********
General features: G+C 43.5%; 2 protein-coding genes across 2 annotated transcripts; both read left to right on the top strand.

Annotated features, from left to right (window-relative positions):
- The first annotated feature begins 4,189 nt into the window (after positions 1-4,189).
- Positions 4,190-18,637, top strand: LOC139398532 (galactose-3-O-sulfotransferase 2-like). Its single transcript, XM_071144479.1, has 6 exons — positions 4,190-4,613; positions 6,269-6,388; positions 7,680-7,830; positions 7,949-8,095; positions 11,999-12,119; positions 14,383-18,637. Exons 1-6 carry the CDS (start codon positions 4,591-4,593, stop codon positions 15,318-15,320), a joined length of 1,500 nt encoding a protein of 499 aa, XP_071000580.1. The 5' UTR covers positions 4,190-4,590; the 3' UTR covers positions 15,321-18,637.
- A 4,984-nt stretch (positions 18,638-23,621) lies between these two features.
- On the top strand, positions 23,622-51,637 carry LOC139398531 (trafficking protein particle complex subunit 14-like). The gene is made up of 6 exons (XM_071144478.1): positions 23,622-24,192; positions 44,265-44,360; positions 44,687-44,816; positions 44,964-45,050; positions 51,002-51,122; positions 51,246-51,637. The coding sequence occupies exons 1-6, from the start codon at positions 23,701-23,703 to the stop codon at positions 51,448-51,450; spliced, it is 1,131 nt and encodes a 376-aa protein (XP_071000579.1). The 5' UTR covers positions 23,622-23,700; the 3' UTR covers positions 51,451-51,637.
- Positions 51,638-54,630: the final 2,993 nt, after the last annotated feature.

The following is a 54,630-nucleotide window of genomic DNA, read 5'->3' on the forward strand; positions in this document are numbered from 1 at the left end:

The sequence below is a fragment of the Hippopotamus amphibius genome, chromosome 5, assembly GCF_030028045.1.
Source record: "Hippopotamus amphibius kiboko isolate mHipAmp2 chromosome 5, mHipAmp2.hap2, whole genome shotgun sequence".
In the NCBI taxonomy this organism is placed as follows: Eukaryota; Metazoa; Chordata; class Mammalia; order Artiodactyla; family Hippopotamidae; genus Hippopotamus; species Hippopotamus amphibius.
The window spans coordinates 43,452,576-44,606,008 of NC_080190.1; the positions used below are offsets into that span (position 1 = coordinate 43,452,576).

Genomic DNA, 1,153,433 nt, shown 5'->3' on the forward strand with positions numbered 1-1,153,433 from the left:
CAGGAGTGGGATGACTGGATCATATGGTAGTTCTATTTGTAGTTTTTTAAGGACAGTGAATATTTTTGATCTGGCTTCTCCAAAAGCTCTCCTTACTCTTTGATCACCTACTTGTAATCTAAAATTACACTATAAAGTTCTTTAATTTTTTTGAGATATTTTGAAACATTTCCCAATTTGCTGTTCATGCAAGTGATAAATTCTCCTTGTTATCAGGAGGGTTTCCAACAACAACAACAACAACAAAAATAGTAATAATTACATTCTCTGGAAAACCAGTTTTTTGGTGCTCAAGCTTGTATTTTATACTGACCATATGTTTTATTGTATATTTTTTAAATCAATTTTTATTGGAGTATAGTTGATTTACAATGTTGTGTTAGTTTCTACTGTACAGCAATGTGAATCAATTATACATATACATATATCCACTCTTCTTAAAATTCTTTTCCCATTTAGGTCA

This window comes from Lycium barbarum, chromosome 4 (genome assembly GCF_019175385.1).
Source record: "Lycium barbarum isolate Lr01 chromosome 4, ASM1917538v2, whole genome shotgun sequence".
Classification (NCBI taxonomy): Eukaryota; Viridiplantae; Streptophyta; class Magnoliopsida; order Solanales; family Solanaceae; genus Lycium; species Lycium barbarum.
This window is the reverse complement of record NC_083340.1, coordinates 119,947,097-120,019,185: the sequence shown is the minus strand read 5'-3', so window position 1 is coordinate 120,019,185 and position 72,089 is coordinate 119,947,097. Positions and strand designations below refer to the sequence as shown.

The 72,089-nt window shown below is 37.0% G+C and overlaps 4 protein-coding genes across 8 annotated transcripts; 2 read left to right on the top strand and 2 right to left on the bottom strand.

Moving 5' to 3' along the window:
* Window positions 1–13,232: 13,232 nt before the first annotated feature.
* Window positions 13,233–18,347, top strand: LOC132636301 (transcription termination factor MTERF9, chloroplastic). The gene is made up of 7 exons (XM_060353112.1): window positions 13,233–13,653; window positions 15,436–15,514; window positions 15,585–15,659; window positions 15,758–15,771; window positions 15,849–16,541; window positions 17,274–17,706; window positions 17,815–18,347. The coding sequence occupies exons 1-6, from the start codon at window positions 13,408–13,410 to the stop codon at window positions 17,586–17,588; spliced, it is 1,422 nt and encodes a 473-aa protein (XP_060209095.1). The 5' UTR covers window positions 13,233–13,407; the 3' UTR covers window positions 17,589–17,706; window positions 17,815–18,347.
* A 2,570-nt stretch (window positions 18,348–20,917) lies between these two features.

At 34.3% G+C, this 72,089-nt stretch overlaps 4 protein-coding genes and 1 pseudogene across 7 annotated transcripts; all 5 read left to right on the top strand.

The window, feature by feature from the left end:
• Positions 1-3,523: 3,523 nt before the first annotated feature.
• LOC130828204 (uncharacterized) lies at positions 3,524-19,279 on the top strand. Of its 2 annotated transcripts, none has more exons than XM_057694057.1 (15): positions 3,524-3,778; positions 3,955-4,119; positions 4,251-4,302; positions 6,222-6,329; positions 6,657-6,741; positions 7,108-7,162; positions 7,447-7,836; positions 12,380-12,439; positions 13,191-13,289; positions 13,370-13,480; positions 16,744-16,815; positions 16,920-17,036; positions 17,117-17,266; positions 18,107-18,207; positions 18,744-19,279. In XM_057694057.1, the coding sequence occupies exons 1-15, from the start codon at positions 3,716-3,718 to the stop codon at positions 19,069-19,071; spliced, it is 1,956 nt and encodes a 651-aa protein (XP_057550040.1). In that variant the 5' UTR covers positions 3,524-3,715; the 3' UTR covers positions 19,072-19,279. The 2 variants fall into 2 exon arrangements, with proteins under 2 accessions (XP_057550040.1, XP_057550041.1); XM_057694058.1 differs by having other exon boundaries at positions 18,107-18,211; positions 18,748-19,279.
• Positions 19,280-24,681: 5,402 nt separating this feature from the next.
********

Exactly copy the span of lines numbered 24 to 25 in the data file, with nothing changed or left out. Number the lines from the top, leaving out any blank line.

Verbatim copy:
At 34.3% G+C, this 72,089-nt stretch overlaps 4 protein-coding genes and 1 pseudogene across 7 annotated transcripts; all 5 read left to right on the top strand.

The window, feature by feature from the left end: